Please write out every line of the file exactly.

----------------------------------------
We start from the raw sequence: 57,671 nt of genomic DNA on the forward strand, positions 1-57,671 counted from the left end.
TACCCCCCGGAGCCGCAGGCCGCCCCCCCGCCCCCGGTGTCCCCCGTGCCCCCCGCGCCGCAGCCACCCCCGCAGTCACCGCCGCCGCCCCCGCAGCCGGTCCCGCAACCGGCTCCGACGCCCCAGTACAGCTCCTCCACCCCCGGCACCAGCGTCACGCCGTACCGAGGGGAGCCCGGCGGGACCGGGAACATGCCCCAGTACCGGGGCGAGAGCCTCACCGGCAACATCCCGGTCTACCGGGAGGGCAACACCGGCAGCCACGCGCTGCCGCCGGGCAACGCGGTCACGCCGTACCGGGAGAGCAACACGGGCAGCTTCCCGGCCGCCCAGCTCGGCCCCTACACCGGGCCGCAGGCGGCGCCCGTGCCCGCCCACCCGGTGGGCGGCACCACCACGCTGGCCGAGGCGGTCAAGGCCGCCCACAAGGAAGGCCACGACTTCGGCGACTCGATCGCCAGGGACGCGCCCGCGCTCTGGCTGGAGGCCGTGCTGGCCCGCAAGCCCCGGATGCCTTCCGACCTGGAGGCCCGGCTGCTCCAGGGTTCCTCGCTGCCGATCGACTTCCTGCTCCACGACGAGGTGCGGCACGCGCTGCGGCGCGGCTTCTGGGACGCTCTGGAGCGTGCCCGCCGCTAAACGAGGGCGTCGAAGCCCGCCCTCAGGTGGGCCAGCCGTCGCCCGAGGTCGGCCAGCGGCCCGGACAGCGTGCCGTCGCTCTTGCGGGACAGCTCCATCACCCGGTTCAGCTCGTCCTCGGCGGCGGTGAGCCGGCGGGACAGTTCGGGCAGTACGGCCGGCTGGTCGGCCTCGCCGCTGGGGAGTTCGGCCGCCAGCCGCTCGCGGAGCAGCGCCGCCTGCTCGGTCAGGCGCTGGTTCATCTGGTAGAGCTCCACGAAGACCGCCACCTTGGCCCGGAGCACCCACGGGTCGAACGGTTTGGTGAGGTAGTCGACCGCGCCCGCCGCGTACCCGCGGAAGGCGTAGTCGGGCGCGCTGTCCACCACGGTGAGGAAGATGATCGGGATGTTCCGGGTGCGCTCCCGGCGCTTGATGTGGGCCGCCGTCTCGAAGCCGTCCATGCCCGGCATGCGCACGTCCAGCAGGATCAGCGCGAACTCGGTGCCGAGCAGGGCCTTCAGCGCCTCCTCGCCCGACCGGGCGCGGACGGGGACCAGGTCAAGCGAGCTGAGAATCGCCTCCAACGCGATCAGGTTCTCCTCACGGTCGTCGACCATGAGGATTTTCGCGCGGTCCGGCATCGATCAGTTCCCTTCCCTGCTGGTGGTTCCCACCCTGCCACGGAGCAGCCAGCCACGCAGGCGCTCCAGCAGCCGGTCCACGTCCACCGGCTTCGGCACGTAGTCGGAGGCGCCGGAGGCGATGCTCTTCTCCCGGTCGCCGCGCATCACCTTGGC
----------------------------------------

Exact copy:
We start from the raw sequence: 57,671 nt of genomic DNA on the forward strand, positions 1-57,671 counted from the left end.
TACCCCCCGGAGCCGCAGGCCGCCCCCCCGCCCCCGGTGTCCCCCGTGCCCCCCGCGCCGCAGCCACCCCCGCAGTCACCGCCGCCGCCCCCGCAGCCGGTCCCGCAACCGGCTCCGACGCCCCAGTACAGCTCCTCCACCCCCGGCACCAGCGTCACGCCGTACCGAGGGGAGCCCGGCGGGACCGGGAACATGCCCCAGTACCGGGGCGAGAGCCTCACCGGCAACATCCCGGTCTACCGGGAGGGCAACACCGGCAGCCACGCGCTGCCGCCGGGCAACGCGGTCACGCCGTACCGGGAGAGCAACACGGGCAGCTTCCCGGCCGCCCAGCTCGGCCCCTACACCGGGCCGCAGGCGGCGCCCGTGCCCGCCCACCCGGTGGGCGGCACCACCACGCTGGCCGAGGCGGTCAAGGCCGCCCACAAGGAAGGCCACGACTTCGGCGACTCGATCGCCAGGGACGCGCCCGCGCTCTGGCTGGAGGCCGTGCTGGCCCGCAAGCCCCGGATGCCTTCCGACCTGGAGGCCCGGCTGCTCCAGGGTTCCTCGCTGCCGATCGACTTCCTGCTCCACGACGAGGTGCGGCACGCGCTGCGGCGCGGCTTCTGGGACGCTCTGGAGCGTGCCCGCCGCTAAACGAGGGCGTCGAAGCCCGCCCTCAGGTGGGCCAGCCGTCGCCCGAGGTCGGCCAGCGGCCCGGACAGCGTGCCGTCGCTCTTGCGGGACAGCTCCATCACCCGGTTCAGCTCGTCCTCGGCGGCGGTGAGCCGGCGGGACAGTTCGGGCAGTACGGCCGGCTGGTCGGCCTCGCCGCTGGGGAGTTCGGCCGCCAGCCGCTCGCGGAGCAGCGCCGCCTGCTCGGTCAGGCGCTGGTTCATCTGGTAGAGCTCCACGAAGACCGCCACCTTGGCCCGGAGCACCCACGGGTCGAACGGTTTGGTGAGGTAGTCGACCGCGCCCGCCGCGTACCCGCGGAAGGCGTAGTCGGGCGCGCTGTCCACCACGGTGAGGAAGATGATCGGGATGTTCCGGGTGCGCTCCCGGCGCTTGATGTGGGCCGCCGTCTCGAAGCCGTCCATGCCCGGCATGCGCACGTCCAGCAGGATCAGCGCGAACTCGGTGCCGAGCAGGGCCTTCAGCGCCTCCTCGCCCGACCGGGCGCGGACGGGGACCAGGTCAAGCGAGCTGAGAATCGCCTCCAACGCGATCAGGTTCTCCTCACGGTCGTCGACCATGAGGATTTTCGCGCGGTCCGGCATCGATCAGTTCCCTTCCCTGCTGGTGGTTCCCACCCTGCCACGGAGCAGCCAGCCACGCAGGCGCTCCAGCAGCCGGTCCACGTCCACCGGCTTCGGCACGTAGTCGGAGGCGCCGGAGGCGATGCTCTTCTCCCGGTCGCCGCGCATCACCTTGGC